Gardener gender pay gap among the widest

Gardeners (17.2%) are among the trades likely to have the most notable pay gaps.

Office for National Statistics data has shown large differences between male and female pay in the trade sector and which professions have the biggest gender pay gaps.

Using data from the ONS,, found that on average a male gardener makes £18,263 a year and the average female £15,582, a difference of £2,681 or 17%.

By comparison, a carpenter in the UK takes home an average yearly net salary of £22,072, 74.7% higher than the average net wage of a female carpenter of just £12,632.

Male painters picked up an average net wage of £20,607 a year, 44.1% more than their female counterparts who make £14,304.

The wage paid to male cleaners was also amongst some of the biggest tradesperson gender pay gaps at 39% and while electricians as a whole are amongst some of the highest-paid across the nation, male electricians are paid £26,118 a month, 28.7% more than female electricians.  

While pay is one issue for females within the trades sector, the lack of female tradespeople, to begin with, is also apparent, with no salary data recorded for many regions of the UK because ONS were unable to gather a large enough sample to start with.

A survey carried out by the Ornamentals Roundtable into skills shortages found men make up 60% of horticulture workers, with 80% in arboriculture, 76% in landscaping, 53% in ornamental production, 56% in parks and gardens and 46% in garden retail.

In 2018, new laws meant companies with more than 250 staff had to publish gender pay gaps, with some garden centres having 15% differences.

Ahead of 12 December's election, the Labour Party has pledged to close the gender pay gap difference in hourly earnings between men and women by 2030.

The difference between men's and women's average pay would take another 60 years to close under a Conservative government, the party said.  The Conservative Party said the pay gap was at a record low and that there had been "huge progress since 2010" in terms of the number of women in work.

The Fawcett Society said it would take until almost 2080 for the gender pay gap to close at the current rate. The Trades Union Congress puts that at about 35 years.

As well as the new 2030 pay gap target, Labour manifesto commitments include introducing a "real living wage" of £10 per hour and creating a Worker's Protection Agency with HMRC with powers to fine organisations that fail to report gender pay.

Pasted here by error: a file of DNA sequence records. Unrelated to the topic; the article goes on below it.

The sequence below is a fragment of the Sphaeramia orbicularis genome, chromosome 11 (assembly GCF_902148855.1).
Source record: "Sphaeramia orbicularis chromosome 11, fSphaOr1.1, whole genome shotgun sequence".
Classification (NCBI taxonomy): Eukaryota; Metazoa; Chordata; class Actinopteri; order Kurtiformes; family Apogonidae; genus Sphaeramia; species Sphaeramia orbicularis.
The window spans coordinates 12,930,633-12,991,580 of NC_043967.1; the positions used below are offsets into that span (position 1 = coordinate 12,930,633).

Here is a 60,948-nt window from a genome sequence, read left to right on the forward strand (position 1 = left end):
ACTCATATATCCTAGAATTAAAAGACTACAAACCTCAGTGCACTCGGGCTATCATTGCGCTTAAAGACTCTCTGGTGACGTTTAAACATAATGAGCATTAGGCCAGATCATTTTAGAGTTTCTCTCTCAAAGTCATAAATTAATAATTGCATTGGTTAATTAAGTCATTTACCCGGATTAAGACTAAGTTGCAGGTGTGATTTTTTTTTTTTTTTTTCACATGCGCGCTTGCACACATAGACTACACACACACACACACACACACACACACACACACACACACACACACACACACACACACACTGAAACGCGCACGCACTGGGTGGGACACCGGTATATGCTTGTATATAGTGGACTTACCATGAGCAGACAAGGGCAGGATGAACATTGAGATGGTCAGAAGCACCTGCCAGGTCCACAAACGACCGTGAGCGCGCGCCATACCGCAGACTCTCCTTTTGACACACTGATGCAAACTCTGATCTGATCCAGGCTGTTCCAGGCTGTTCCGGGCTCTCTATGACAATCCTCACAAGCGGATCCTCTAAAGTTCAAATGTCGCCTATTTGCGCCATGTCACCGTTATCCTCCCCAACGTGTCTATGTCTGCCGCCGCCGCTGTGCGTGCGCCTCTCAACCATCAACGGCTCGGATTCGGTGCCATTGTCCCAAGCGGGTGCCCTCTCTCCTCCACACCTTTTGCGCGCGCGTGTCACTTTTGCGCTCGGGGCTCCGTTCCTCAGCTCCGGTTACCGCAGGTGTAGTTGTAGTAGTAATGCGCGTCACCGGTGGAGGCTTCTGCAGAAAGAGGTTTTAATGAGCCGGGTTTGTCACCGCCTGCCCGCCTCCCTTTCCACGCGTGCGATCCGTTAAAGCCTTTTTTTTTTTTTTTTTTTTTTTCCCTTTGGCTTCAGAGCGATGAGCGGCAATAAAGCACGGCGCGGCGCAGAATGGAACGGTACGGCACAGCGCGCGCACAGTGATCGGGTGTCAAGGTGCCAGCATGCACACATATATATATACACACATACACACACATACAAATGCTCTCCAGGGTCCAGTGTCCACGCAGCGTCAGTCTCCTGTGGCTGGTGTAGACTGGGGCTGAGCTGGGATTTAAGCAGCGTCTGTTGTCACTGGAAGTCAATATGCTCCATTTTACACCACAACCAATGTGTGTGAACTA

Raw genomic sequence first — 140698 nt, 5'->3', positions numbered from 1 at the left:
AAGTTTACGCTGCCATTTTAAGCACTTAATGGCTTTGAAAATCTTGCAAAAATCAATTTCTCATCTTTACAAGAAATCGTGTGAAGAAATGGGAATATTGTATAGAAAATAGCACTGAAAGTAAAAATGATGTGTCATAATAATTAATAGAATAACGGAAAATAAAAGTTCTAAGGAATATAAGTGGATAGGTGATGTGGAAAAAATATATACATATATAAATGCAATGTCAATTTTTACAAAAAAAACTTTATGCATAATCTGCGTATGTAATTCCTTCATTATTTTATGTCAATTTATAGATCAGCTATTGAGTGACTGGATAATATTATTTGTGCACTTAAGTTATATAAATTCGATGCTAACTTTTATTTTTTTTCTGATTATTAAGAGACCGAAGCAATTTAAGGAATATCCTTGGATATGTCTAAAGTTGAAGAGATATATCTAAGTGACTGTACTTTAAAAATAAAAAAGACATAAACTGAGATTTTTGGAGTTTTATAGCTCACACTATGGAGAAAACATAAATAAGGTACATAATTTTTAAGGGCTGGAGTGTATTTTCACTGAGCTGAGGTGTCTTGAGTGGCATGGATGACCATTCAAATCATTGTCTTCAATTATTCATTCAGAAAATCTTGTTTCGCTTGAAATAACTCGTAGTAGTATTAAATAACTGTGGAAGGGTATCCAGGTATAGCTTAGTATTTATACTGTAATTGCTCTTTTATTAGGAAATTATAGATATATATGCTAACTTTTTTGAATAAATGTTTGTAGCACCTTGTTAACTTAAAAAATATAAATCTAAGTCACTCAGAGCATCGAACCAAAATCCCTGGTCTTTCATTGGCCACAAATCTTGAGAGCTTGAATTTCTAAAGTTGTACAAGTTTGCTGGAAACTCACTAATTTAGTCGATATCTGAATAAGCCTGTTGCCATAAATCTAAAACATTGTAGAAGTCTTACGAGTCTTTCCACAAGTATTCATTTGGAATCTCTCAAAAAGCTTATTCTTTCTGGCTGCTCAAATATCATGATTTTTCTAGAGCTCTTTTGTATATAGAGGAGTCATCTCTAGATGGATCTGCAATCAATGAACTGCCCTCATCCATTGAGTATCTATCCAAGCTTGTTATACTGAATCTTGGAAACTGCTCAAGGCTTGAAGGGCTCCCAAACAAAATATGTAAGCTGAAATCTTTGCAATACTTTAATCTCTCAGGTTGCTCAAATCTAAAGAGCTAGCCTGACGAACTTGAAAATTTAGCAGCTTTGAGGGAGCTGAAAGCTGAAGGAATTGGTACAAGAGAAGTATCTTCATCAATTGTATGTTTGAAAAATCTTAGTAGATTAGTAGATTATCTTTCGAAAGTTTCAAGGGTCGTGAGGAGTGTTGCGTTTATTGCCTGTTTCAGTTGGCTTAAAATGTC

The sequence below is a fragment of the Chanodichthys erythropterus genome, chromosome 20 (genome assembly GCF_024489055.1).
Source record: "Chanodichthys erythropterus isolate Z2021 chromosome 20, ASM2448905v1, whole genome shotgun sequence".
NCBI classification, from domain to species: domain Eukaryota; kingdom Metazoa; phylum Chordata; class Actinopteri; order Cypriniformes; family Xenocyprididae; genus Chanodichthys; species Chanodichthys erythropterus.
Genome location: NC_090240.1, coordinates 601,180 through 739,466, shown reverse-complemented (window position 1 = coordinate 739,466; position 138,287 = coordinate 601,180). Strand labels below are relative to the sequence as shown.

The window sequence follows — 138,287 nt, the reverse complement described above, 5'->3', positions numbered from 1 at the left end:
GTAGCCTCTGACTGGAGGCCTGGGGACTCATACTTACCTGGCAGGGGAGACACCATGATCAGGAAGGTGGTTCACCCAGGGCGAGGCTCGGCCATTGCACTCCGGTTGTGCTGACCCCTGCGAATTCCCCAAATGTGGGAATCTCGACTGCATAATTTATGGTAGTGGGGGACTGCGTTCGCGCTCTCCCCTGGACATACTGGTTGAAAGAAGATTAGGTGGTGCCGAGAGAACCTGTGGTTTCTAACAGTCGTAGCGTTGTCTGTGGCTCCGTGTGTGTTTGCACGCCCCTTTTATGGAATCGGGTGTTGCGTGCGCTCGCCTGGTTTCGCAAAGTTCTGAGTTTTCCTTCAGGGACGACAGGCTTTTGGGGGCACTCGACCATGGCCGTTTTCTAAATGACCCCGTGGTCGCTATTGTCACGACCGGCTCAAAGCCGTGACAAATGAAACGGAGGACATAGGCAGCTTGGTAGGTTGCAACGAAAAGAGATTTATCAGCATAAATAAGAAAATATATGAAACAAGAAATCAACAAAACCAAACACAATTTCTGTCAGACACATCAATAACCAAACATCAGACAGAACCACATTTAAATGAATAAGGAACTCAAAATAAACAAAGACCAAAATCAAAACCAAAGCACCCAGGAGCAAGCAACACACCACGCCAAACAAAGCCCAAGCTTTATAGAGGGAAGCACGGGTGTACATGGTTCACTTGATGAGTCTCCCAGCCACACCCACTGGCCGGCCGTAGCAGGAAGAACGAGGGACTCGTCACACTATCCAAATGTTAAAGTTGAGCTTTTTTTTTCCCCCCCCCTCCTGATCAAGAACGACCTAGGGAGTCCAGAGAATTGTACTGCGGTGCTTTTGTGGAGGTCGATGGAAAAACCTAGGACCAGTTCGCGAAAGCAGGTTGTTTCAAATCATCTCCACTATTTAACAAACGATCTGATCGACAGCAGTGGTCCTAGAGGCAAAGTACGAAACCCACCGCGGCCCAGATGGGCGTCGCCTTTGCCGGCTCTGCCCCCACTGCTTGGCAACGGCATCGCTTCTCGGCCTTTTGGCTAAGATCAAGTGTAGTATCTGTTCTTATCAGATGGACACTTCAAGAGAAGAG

Labour said the new agency would certify firms with more than 250 employees (lowered to 50 by the end of 2020) were meeting gender equality criteria on recruitment, career progression, pay and work-life balance.

It will also extend maternity pay from nine to 12 months and introduce free childcare for two to four-year-olds.

November 14 is Equal Pay Day. Women start 'working for free' in comparison to men from this day when average annual salaries are analysed.

#New ONS figures show for the last quarter:

  • All of the economic well-being measures, including real household income, spending and financial wealth per head, grew in the three months to June 2019 compared with the same quarter last year.
  • In terms of how we are feeling about our lives, average anxiety ratings increased in Quarter 2 2019 compared with the same quarter last year, while average ratings of life satisfaction, perceptions that the things we do in life are worthwhile, and happiness remained unchanged.
  • The proportion of people reporting levels of high anxiety in Quarter 2 2019 was 21.2%, which was an increase of 1.7 percentage points compared with the same quarter last year.
  • In the quarter ending June 2019, the household debt to income ratio increased, driven by the value in outstanding long-term loans such as mortgages.
  • Although people’s views of their own personal finances remained positive, expectations for both the general economic outlook and concerns about unemployment in the year ahead worsened compared with the same quarter last year.

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